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Tropical Storm Karl headed for Saturday landfall in Mexico » Yale Climate Connections

There was little change to the status of Tropical Storm Karl in the southern Gulf of Mexico’s Bay of Campeche on Thursday morning, and the storm is expected to make landfall in Mexico early Saturday morning, with heavy rains being the main threat.

At 11 a.m. EDT Thursday, October 8, Karl was about 245 miles north of Coalzacoaltos, Mexico, with top sustained winds of 50 mph. Satellite images showed that the low-level center of Karl was almost exposed to view, with all of the storm’s heavy thunderstorms located to the southeast of the center. This configuration was the result of strong upper-level winds out of the northwest, which were creating a high 20 knots of wind shear over Karl.

The wind shear is predicted to remain moderate to high over the next two days, as a ridge of high-pressure forces Karl to the south at about 5 mph. The high shear, in combination with a dry atmosphere with a mid-level relative humidity of 55%, is expected to prevent any significant strengthening of Karl before landfall occurs in Mexico on the south-central coast of the Gulf of Mexico early Saturday morning. Heavy rains will be the main threat from Karl, with widespread amounts of 3 – 7 inches predicted near the landfall location. Fortunately, the portion of Mexico where Karl’s heaviest rains will be falling have dry soils, with moderate drought in some areas.

Colombian President Gustavo Petro visited Uribia, La Guajira, Colombia, after heavy rain from Hurricane Julia, October 2022, produced major flooding. Photo: Government of Colombia

Hurricane Julia’s death toll at 76, with 52 missing

The rains from Hurricane Julia finally ended on Tuesday over Central America after the category 1 hurricane made landfall in Nicaragua on Saturday, October 8. Satellite estimates from NOAA’s Climate Prediction Center indicated that Julia dropped widespread rainfall amounts of 4 – 8 inches across much of Nicaragua, northern Honduras, northern Guatemala, eastern El Salvador, Trinidad and Tobago, and coastal regions of Panama, Costa Rica, Colombia, and Venezuela.

Julia is being blamed for at least 76 deaths across the Caribbean and Central America, all from heavy rains causing landslides and flooding. Most of those fatalities occurred in Venezuela, where a landslide in Las Tejerias on Saturday (two days after Julia passed through far northern Venezuela as a tropical depression) killed 43 and left 50 missing. Julia’s rains killed 14 in Guatemala and 10 in El Salvador, and also caused fatalities in Trinidad and Tobago, Nicaragua, Panama, Honduras, and Mexico.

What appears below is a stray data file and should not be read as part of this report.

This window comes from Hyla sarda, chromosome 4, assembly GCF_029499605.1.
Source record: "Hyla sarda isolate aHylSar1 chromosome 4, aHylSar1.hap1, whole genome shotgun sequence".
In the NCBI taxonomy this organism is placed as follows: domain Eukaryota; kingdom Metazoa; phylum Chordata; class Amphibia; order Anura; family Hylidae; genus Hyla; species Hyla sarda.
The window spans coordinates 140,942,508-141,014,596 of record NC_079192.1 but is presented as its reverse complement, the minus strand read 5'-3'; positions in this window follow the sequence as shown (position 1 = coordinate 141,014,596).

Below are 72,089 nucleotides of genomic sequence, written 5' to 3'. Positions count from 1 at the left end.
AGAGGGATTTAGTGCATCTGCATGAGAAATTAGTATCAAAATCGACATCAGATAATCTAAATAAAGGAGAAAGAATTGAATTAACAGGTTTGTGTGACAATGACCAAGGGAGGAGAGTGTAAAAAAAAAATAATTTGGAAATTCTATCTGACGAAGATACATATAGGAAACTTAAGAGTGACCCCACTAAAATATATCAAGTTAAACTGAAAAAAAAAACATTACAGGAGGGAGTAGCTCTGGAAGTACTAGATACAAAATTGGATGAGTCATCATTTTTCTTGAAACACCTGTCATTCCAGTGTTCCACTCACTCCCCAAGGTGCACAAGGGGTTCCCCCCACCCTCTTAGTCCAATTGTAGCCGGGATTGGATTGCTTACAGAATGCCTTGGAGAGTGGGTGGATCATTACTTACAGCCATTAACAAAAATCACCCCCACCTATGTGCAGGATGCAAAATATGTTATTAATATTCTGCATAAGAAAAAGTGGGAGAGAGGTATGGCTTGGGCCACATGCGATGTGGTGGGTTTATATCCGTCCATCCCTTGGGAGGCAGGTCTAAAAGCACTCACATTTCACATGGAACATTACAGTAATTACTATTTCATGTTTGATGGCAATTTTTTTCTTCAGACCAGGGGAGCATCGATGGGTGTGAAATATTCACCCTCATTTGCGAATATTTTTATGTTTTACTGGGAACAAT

Julia’s remnants continued to linger on Thursday near the Pacific coast of Mexico, but the National Hurricane Center (NHC) gave near-zero odds of any redevelopment in its 8 a.m. EDT Thursday Tropical Weather Outlook.

A disturbance in the eastern Atlantic to watch

A tropical wave located a few hundred miles south of the Cabo Verde Islands off the coast of Africa was moving west to west-northwest at 5-10 mph on Thursday morning. Satellite images showed that the wave was poorly organized, with modest heavy thunderstorm activity with a bit of spin. Conditions were favorable for development, with warm waters near 28 degrees Celsius (82°F), moderate wind shear of 10-20 knots, and a moist atmosphere. The wave has only weak model support for development, and models do not show the wave threatening any land areas in the coming week.

In its 8 a.m. EDT Thursday Tropical Weather Outlook, NHC gave the wave 2-day and 5-day odds of development of 0% and 20%, respectively. The next name on the Atlantic list of storms is Lisa.

Bob Henson contributed to this post. Website visitors can comment on “Eye on the Storm” posts (see comments policy below). Sign up to receive notices of new postings here.

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